• John Jantak

Conservative candidate touts skilled trade people as way to ease Vaudreuil growing pains


Vaudreuil Conservative Party of Quebec election candidate Ryan Robertson says the promotion of skilled trades is an incentive that could be used to strengthen the regional workforce.

Stimulating the regional economy by promoting and enticing people with skilled trades to set up shop in Vaudreuil is just one of several strategies that could be used to ease the region’s continuing growing pains, said provincial election candidate Ryan Robertson of the Conservative Party of Quebec. This is Robertson’s first election bid. He’s been involved with the Conservatives for the past eight months.

The 28-year-old has lived in L’Île-Perrot for six years. Robertson graduated from John Abbott College with a Fine Arts degree. Upon graduation, he worked in the restaurant industry at the Old Port of Montreal for about four years and was also involved in real estate for a short time. He decided to pursue his studies and is in his last year at Concordia University completing a political science degree.

Rapid population growth

The Vaudreuil riding has been one of the fastest growing areas in Canada. According to 2011 census figures, the population of Vaudreuil-Dorion grew 29.1 per cent since the 2006 census, compared to a national average of 5.9 per cent at the time. It also had the highest birth rate in Quebec at 16.47 per 100,000 citizens. Its population increased a further 14.4 per cent in the 2016 census.

The 2011 census also indicated the population in neighbouring Pincourt increased by 27.9 per cent. Its growth dropped substantially to 1.8 per cent over the next five years ending in 2016. While the rapid growth has been a boon to the area’s real estate market, it has put an unprecedented strain on the region’s infrastructure, including roads and schools, said Robertson.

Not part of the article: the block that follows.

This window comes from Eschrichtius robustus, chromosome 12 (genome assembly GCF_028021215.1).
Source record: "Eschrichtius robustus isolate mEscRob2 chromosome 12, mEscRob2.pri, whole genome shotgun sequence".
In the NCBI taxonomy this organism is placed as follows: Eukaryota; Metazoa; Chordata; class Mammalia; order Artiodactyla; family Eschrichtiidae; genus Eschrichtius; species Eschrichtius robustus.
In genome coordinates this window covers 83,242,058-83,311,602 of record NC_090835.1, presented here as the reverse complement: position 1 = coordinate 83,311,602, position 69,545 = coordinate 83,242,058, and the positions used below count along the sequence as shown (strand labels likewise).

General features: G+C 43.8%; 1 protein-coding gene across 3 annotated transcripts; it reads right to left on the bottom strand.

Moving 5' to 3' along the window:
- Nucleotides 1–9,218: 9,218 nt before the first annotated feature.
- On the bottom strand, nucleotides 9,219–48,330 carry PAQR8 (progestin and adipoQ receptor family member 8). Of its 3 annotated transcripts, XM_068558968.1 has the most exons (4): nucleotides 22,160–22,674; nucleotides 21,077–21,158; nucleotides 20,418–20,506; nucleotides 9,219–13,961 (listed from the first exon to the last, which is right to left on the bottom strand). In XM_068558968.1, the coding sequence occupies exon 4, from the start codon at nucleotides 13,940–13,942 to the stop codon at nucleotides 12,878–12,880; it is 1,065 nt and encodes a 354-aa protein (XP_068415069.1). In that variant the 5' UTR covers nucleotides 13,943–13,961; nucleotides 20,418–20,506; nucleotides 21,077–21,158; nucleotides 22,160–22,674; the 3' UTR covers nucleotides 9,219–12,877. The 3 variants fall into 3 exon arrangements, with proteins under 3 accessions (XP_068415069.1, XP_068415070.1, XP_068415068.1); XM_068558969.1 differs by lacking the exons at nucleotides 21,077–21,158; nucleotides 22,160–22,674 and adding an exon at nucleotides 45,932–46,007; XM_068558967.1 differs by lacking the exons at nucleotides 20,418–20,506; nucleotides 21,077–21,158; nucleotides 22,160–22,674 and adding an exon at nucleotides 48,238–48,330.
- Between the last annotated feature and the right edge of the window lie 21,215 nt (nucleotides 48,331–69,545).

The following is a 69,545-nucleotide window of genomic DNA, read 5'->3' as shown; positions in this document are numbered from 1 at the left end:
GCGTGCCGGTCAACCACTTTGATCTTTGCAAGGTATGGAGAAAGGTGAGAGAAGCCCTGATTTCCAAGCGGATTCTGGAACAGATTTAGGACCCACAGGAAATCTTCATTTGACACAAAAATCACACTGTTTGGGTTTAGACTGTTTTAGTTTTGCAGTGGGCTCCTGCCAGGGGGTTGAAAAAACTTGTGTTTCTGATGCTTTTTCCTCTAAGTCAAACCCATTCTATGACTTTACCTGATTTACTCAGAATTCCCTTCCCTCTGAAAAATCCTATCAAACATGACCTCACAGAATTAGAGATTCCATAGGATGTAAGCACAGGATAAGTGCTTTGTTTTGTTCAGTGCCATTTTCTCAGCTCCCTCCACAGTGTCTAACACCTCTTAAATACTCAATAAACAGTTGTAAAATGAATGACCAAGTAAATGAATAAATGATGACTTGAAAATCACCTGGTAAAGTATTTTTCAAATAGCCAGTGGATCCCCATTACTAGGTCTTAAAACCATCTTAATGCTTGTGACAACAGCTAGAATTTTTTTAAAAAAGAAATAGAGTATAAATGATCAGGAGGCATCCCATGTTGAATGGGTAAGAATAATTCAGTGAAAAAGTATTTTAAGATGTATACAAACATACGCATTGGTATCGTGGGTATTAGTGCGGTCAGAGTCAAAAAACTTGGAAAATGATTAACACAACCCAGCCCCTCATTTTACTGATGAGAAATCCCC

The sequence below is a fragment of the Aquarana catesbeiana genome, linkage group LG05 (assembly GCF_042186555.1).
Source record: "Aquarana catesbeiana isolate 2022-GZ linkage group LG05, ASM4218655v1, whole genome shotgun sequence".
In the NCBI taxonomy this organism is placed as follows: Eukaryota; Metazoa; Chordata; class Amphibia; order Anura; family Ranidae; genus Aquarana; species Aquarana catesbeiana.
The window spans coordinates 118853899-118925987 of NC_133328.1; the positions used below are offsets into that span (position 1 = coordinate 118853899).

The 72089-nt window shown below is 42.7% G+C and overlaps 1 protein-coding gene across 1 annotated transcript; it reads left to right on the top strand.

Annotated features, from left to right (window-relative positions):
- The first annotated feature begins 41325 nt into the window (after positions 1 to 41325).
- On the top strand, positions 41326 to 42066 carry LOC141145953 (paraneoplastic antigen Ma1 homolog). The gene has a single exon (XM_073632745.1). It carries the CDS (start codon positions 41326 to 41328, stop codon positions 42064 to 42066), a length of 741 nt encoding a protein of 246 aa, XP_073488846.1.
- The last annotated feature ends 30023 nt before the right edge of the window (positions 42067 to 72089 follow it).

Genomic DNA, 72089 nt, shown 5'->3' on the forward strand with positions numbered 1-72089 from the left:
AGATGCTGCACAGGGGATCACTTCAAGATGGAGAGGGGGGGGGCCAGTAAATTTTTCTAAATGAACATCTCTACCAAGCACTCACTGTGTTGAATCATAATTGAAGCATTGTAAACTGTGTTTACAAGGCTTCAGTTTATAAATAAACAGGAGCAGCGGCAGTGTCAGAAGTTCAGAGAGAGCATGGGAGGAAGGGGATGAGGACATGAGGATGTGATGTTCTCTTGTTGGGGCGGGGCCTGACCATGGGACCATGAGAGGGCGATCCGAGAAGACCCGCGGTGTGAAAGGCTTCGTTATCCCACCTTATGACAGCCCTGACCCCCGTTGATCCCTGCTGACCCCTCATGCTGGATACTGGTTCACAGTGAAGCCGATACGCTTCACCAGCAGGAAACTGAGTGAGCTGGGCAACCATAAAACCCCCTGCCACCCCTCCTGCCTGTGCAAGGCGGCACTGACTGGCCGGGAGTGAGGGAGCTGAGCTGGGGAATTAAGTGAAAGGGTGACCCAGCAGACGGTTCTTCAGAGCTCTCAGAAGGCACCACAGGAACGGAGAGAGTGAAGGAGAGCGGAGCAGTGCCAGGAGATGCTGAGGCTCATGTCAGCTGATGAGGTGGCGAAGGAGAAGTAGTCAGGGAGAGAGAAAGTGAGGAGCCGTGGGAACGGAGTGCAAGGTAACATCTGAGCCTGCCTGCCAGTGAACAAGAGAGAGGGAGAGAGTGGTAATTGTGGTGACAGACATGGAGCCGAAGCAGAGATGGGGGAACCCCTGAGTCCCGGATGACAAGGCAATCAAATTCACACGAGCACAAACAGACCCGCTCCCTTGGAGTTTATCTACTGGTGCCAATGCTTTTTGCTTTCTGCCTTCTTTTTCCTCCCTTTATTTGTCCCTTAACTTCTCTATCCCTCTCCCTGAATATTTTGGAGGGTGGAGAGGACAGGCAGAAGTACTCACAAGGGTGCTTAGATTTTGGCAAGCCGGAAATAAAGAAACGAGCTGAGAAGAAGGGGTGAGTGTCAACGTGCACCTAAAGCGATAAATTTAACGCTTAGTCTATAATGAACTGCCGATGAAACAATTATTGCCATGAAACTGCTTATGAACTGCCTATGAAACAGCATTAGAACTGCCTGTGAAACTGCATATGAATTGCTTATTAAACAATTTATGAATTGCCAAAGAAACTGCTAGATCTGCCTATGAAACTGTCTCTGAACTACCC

Overcrowded schools

The École De L'hymne-au-Printemps elementary school in Vaudreuil-Dorion which opened in September 2012 can no longer take in new pupils, said Robertson. “There are kids who live literally right across the street from the school that are being sent off to St. Lazare now,” he told The Journal during an interview September 4.

“Unfortunately, there’s no more room for new kids. There are about 34 children in this situation right now because we don’t have room in our education system. While it’s great for the economy and property values in the area, if we don’t take the proper steps by being responsible for the population growth we’re going to have in the future, we’re going to run into more problems like this,” said Robertson.

Stimulating the regional economy

Another issue concerns the deteriorating traffic situation on the region’s three major highways – the 20, 30 and 40. One way to lessen the impact is to continue stimulating the regional economy, said Robertson.

“For the past two years, our labour force has been considered relatively weak. If you address this problem and can entice businesses to come here, it would take away a major strain regarding the traffic issue. I don’t see population growth as anything negative outside of a few issues that could arise if we don’t plan and have a vision to look forward,” said Robertson.

Promoting trades

The promotion of skilled trades is another incentive that could be used to strengthen the regional workforce, said Robertson. “It would be nice if we could encourage more skilled labourers to live within the riding. Normally the way to do this is to encourage trade work as a viable career choice to take the stigma away from these fields,” he said.

“Students who are doing programs at trade school often get a bad rap. Certified electricians and plumbers make more than a good living. I would like to see more of these people have the opportunity to work and stay here locally.”